How to Have a Fun Family Adventure in Kyoto

Traveling to Japan can be the trip of a lifetime for you and your family. With a little planning, you and your family will enjoy a fun-filled adventure in Kyoto. Once the capital of Japan, Kyoto is a city on the island of Honshu. Over the centuries, while Kyoto was destroyed by wars and fires, it was spared destruction by the atomic bomb during World War II. Kyoto will amaze you with temples, shrines, gardens, palaces, and exquisite traditional foods.  

Plan Ahead With Paperwork/Identification

Keep in mind that for international travel, all children must have a valid U.S. passport. This rule applies to both infants and newborns. Check out this link to find out specific requirements by age. In order to enjoy the outside attractions, make sure to check the season and current weather conditions. Nothing like being unprepared to spoil your fun!

Plan Ahead For Medical Emergencies

While not a guarantee, having you and your children get a checkup well before traveling is a sure way to prevent any last minute sickness woes. Make sure you and your children are up to date on any and all immunizations.  

Travel Gear

Depending on the age(s) of your children, packing the right travel gear can make a good trip even better. Think about baby wraps, carriers, and strollers for infants. With toddlers, lightweight strollers, favorite stuffed animals, and simple books can provide added comfort and amusement. For the teen, think about travel magazines and apps to get them excited and keep them entertained.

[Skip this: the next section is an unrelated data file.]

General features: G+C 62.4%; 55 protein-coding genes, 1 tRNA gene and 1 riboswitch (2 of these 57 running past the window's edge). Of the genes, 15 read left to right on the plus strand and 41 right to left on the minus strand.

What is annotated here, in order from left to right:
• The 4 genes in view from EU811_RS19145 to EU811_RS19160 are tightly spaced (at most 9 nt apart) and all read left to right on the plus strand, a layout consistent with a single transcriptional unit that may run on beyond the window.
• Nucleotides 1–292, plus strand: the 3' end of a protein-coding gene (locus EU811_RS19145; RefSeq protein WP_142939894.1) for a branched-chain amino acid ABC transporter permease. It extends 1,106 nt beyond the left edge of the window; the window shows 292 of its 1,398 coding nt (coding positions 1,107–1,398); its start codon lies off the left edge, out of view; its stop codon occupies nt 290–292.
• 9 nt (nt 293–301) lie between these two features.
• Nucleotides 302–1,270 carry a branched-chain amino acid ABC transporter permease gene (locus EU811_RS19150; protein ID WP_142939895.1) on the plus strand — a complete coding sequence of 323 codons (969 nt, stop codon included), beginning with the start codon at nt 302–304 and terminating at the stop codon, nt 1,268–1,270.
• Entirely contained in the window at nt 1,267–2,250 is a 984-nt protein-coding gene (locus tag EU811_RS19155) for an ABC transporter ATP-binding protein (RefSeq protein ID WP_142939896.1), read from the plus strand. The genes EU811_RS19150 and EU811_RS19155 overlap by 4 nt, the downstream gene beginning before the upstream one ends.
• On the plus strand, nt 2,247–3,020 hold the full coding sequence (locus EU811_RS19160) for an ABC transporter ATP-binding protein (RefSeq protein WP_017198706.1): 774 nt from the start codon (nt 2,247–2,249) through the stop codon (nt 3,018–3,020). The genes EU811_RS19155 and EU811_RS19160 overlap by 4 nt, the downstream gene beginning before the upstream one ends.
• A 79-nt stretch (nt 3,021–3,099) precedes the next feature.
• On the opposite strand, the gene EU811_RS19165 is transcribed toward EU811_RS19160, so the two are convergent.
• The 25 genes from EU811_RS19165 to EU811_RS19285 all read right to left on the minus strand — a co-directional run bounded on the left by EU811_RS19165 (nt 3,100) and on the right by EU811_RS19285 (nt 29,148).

The voltage in Japan is 100 volt, which is different from the United States of 120 Volts. While a Japanese electric adapter is the same adapter used in the United States, don't forget to bring one along for your teens' electronic gadgets. Since Japan's outlets do not undergo polarization like in the United States, an adapter plug changes your appliance plug to fit Japanese outlets.

Airplane Travel Advice

Depending on the age(s) of your children, be sure to check with the airlines about seating requirements.    

Some airlines require the purchase of an individual seat for children while others allow children to be seated on an adult's lap.

Flights from the United States to Japan can take approximately 14 hours, depending on your city of origin. Think of the discomfort of sitting in a cramped seat, and think of the added travel time if your flight has transferred.

Many international airlines offer nonstop flights, and a full meal instead of merely snacks.

While it's not a requirement for parents to provide a car seat for young children, both the American Academy of Pediatrics and the Federal Aviation Administration stipulate that a child restraint device approved by the FAA be used. That means either an approved car seat or a special harness.

Booster seats and harness vests are prohibited on planes because they do not provide adequate protection.

Be sure to check with your airline so you are not surprised by requirements.

Language Barriers